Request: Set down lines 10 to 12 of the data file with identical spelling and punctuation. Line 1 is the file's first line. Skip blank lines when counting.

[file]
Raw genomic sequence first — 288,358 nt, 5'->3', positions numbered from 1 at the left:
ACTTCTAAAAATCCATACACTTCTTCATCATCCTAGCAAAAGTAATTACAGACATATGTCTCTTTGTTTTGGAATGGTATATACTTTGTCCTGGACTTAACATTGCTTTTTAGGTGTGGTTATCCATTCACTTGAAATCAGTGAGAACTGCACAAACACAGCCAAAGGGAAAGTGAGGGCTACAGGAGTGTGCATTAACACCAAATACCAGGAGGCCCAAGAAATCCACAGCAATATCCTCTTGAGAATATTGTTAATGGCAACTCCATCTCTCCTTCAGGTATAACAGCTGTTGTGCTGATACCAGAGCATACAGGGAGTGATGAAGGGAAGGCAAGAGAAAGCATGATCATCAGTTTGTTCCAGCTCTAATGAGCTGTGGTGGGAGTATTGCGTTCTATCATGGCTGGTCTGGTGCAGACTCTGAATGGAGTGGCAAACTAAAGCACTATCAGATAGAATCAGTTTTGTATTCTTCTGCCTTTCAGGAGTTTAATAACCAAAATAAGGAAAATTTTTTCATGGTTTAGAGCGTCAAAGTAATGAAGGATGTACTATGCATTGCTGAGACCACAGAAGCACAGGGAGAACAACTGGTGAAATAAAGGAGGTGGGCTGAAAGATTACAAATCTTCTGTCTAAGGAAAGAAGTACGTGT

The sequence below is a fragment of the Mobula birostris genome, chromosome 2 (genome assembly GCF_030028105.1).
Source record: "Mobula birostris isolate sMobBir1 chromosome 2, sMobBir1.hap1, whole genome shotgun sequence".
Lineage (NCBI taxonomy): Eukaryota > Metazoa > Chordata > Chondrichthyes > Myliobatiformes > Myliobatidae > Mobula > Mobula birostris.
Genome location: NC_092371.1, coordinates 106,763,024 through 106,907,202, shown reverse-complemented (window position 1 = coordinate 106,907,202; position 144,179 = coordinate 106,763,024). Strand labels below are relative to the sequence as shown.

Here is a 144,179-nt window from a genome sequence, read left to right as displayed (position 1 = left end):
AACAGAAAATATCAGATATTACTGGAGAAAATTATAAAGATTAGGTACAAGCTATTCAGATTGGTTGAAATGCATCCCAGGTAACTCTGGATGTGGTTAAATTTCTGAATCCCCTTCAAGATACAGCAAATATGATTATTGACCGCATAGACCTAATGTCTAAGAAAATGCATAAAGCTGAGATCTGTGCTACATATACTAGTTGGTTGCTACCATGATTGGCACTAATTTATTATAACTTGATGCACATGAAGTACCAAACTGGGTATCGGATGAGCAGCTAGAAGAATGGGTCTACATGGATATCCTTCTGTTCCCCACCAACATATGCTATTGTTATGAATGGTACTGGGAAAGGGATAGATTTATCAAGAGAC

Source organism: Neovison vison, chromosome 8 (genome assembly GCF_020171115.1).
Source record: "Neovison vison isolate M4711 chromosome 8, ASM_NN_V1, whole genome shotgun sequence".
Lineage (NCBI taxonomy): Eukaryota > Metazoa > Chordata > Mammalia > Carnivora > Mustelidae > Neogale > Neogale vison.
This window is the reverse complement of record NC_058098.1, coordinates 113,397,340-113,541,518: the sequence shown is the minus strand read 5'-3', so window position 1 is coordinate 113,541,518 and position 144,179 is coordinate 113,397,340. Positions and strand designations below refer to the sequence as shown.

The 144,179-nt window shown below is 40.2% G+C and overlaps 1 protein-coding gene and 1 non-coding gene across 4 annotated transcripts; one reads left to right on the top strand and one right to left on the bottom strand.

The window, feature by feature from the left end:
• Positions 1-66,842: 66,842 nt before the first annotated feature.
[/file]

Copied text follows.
Source record: "Neovison vison isolate M4711 chromosome 8, ASM_NN_V1, whole genome shotgun sequence".
Lineage (NCBI taxonomy): Eukaryota > Metazoa > Chordata > Mammalia > Carnivora > Mustelidae > Neogale > Neogale vison.
This window is the reverse complement of record NC_058098.1, coordinates 113,397,340-113,541,518: the sequence shown is the minus strand read 5'-3', so window position 1 is coordinate 113,541,518 and position 144,179 is coordinate 113,397,340. Positions and strand designations below refer to the sequence as shown.